According to a recent poll by National Democratic Institute (NDI), 59% of the population think that there is no democracy in Georgia. In other indicators as well, the Georgian government is facing significant downturn in popularity.
The poll revealed that for Georgians, the top three things that democracy stands for are freedom of speech (54%), equality before the law (33%) and defence of human rights (33%).
The survey also showed high discontent with the government’s performance among Georgians. Only 30% said the Georgian government is performing well, and the number of Georgians who evaluate the current government’s performance as ‘bad’ has increased from 49% in March 2018 to 64% today. A majority of Georgians, 53%, think that the country is going in the wrong direction.
The survey also shows that the popularity of the chair of the ruling Georgian Dream Party, Bidzina Ivanishvili, has continued to tumble. Thirty-nine percent of Georgians reported having negative attitudes towards Ivanishvili in April 2019, compared to 49% this past December. Only 17% reported having a positive attitude towards Ivanishvili and 29% said they were neutral towards him.
Ivanishvili’s main political rival, former president Mikheill Saakashvili, slightly outperformed Ivanishvili in the political ratings. Thirty-nine percent of respondents reported negative attitudes towards him, with 26% reporting positive attitudes.
As for the least liked politician, that title goes to Georgian President Salome Zurabishvili, who sits at the bottom of the list with 49% of respondents reporting negative attitudes towards her and only 13% reporting positive attitudes.
Meanwhile, Georgia's most liked politician is Davit Bakradze (positive 34%, negative 21%) of the opposition European Georgia party. He was followed by Tbilisi Mayor Kakha Kaladze (positive 34%, negative 22%) and Shalva Natelashvili (positive 29%, negative 25%), the chair of the Labour party.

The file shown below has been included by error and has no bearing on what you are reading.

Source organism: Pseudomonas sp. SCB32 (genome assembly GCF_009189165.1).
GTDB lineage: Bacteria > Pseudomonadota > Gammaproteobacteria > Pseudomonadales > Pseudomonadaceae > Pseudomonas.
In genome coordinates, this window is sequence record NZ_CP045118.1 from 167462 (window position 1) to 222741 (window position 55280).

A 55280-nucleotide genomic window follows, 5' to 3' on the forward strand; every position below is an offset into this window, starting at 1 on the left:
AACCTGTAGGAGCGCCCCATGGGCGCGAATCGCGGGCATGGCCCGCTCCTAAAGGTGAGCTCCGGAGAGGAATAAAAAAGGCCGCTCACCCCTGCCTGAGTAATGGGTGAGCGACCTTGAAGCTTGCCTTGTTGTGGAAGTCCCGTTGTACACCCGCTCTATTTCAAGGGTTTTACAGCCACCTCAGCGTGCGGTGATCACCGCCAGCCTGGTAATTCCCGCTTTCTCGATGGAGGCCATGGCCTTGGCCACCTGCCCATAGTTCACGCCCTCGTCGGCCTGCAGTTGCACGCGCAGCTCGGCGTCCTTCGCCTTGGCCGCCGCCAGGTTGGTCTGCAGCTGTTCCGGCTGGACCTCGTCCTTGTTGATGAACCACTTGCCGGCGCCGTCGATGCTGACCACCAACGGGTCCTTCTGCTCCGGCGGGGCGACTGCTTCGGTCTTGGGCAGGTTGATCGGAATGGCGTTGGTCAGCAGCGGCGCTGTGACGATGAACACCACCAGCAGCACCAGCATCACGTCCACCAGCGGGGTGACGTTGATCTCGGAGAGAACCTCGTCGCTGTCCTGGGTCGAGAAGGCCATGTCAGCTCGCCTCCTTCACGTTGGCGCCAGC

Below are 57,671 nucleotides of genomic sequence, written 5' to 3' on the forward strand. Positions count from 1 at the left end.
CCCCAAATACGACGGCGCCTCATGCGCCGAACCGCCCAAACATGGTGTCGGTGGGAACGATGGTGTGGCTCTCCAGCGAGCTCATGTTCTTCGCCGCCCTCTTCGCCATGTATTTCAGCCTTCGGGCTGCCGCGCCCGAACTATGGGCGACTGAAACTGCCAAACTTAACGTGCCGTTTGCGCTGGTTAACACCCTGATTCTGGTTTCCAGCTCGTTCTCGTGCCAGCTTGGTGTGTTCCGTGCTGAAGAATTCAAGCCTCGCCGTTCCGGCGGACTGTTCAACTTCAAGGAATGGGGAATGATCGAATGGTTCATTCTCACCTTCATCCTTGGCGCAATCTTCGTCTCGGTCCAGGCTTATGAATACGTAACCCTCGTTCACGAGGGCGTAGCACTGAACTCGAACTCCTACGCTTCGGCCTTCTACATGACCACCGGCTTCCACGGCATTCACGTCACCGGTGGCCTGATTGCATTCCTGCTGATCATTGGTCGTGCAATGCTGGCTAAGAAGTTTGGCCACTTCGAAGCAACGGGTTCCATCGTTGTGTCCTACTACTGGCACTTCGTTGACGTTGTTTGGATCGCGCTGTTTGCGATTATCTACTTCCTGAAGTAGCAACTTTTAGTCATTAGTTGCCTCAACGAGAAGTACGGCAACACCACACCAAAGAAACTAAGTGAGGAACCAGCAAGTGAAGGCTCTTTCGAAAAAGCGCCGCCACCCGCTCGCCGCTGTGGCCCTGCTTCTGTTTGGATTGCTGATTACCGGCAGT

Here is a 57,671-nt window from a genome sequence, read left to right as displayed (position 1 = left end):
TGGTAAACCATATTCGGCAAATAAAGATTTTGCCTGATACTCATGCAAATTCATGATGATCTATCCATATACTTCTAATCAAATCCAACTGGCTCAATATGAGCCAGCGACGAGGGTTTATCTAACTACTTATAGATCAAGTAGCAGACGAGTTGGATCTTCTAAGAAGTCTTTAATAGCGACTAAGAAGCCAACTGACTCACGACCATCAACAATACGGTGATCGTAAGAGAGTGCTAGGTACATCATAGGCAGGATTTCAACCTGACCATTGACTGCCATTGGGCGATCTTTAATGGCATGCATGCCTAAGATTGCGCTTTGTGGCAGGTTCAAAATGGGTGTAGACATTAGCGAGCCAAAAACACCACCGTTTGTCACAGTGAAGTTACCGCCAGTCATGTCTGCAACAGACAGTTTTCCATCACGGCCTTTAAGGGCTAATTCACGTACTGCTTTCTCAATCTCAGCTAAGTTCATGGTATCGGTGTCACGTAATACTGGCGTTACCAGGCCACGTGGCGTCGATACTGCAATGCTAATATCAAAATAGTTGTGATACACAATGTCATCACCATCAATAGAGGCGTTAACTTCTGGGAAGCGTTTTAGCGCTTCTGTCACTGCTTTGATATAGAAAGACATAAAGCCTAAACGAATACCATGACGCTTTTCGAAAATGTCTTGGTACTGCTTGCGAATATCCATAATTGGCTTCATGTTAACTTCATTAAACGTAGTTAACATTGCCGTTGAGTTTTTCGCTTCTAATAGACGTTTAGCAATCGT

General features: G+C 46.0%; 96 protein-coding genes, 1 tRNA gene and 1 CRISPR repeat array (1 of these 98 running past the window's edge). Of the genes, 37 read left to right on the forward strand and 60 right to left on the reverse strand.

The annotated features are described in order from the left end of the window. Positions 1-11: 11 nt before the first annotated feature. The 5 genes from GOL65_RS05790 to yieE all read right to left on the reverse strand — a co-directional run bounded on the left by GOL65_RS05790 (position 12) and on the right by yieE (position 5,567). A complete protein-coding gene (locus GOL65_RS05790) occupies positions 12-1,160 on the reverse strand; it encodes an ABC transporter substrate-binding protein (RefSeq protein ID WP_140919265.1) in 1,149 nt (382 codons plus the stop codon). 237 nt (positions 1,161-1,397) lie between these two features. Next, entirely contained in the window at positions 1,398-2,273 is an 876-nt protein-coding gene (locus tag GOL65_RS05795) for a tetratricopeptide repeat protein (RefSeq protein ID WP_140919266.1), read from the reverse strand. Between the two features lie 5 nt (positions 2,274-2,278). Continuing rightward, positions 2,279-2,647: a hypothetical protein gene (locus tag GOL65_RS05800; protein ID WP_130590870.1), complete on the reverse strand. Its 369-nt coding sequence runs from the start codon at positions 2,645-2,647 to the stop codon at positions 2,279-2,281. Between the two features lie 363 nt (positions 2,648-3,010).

Georgian PM Giorgi Gakharia is in 6th place, with 34% of respondents reporting negative attitudes and 27% reporting positive attitudes towards him.
Forty-five percent of Georgians said that they believed the government to be responsible for the violence that occured at the Georgian Parliament on 20 June. On this date, the government dispersed the rally, prompted by the presence of Russian MP Sergey Gavrilov in the Georgian Parliament. Giorgi Gakharia was the Interior Minister at the time.
[Read more on OC Media: Thousands clash with police as protesters try to storm Georgian Parliament]
Parliament, parties, and the Church
Public opinion of parliament is at a record low with 57% evaluating its performance as poor and only 9% giving it a positive appraisal. The poll also revealed that most Georgians have low expectations from their MPs. Sixty-one percent of respondents believe that MPs do not represent their interests as voters and 68% believe that MPs will serve their own, personal interests. A further 73% believe that MPs will do what their party tells them to do.
A majority of Georgians, 56%, are still undecided who to vote for. Though, 65% said that they would go to the polling stations if there were elections held tomorrow.
When asked who they’d vote for, 20% said Georgian Dream and 13% said United National Movement. However, the total number of potential voters for opposition parties numbered twice higher than supporters of Georgian Dream alone.
The rating of the Geogian Orthodox Church has hit its lowest point yet. Only 50% of Georgians said they rate it’s performance positively, in contrast to July 2019, when that figure stood at 64% or April 2015, when it was 75%.
TV remains the main source of information for Georgians, followed by the Internet and Facebook. Sixty-six percent reported that they ‘somewhat trust’ the information they receive from Georgian media.
As for respondents’ choice of channels, 30% said that they trust pro-government leaning Imedi channel the most for accurate information on politics and current events in Georgia. Only 53% believe that Imedi mostly reflects the interests of the ruling party.
Eighteen percent of respondents cited the main opposition channel Mtavari Arkhi, as their most trusted channel, while 12% said the same of Rustavi 2, the former main opposition channel.
According to NDI, they collected survey data from November 19 to December 13, in 2019, through face-to-face interviews with a nationwide representative sample of Georgia’s adult population, excluding occupied territories, that included 2,180 completed interviews. The average margin of error is +/- 1.9 percent.